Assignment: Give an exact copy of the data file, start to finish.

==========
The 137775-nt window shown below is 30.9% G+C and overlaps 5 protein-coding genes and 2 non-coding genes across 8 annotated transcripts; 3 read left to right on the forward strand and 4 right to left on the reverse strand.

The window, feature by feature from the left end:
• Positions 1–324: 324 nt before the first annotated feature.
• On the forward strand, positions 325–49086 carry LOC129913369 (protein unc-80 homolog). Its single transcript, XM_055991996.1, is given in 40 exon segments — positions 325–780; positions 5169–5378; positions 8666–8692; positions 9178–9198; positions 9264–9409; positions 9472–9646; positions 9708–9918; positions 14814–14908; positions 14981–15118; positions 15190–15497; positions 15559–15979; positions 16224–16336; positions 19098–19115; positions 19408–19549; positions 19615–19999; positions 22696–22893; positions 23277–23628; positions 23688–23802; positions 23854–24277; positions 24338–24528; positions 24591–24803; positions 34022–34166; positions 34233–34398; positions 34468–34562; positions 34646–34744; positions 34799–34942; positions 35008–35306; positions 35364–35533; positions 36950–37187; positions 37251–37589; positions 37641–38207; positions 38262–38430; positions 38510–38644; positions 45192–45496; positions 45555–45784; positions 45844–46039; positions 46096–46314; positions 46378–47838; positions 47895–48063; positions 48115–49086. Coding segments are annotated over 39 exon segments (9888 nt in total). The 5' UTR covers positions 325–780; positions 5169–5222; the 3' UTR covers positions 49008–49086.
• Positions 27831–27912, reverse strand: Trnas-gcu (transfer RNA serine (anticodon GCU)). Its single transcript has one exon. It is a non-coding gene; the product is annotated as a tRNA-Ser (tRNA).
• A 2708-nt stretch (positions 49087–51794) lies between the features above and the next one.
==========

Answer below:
The 137775-nt window shown below is 30.9% G+C and overlaps 5 protein-coding genes and 2 non-coding genes across 8 annotated transcripts; 3 read left to right on the forward strand and 4 right to left on the reverse strand.

The window, feature by feature from the left end:
• Positions 1–324: 324 nt before the first annotated feature.
• On the forward strand, positions 325–49086 carry LOC129913369 (protein unc-80 homolog). Its single transcript, XM_055991996.1, is given in 40 exon segments — positions 325–780; positions 5169–5378; positions 8666–8692; positions 9178–9198; positions 9264–9409; positions 9472–9646; positions 9708–9918; positions 14814–14908; positions 14981–15118; positions 15190–15497; positions 15559–15979; positions 16224–16336; positions 19098–19115; positions 19408–19549; positions 19615–19999; positions 22696–22893; positions 23277–23628; positions 23688–23802; positions 23854–24277; positions 24338–24528; positions 24591–24803; positions 34022–34166; positions 34233–34398; positions 34468–34562; positions 34646–34744; positions 34799–34942; positions 35008–35306; positions 35364–35533; positions 36950–37187; positions 37251–37589; positions 37641–38207; positions 38262–38430; positions 38510–38644; positions 45192–45496; positions 45555–45784; positions 45844–46039; positions 46096–46314; positions 46378–47838; positions 47895–48063; positions 48115–49086. Coding segments are annotated over 39 exon segments (9888 nt in total). The 5' UTR covers positions 325–780; positions 5169–5222; the 3' UTR covers positions 49008–49086.
• Positions 27831–27912, reverse strand: Trnas-gcu (transfer RNA serine (anticodon GCU)). Its single transcript has one exon. It is a non-coding gene; the product is annotated as a tRNA-Ser (tRNA).
• A 2708-nt stretch (positions 49087–51794) lies between the features above and the next one.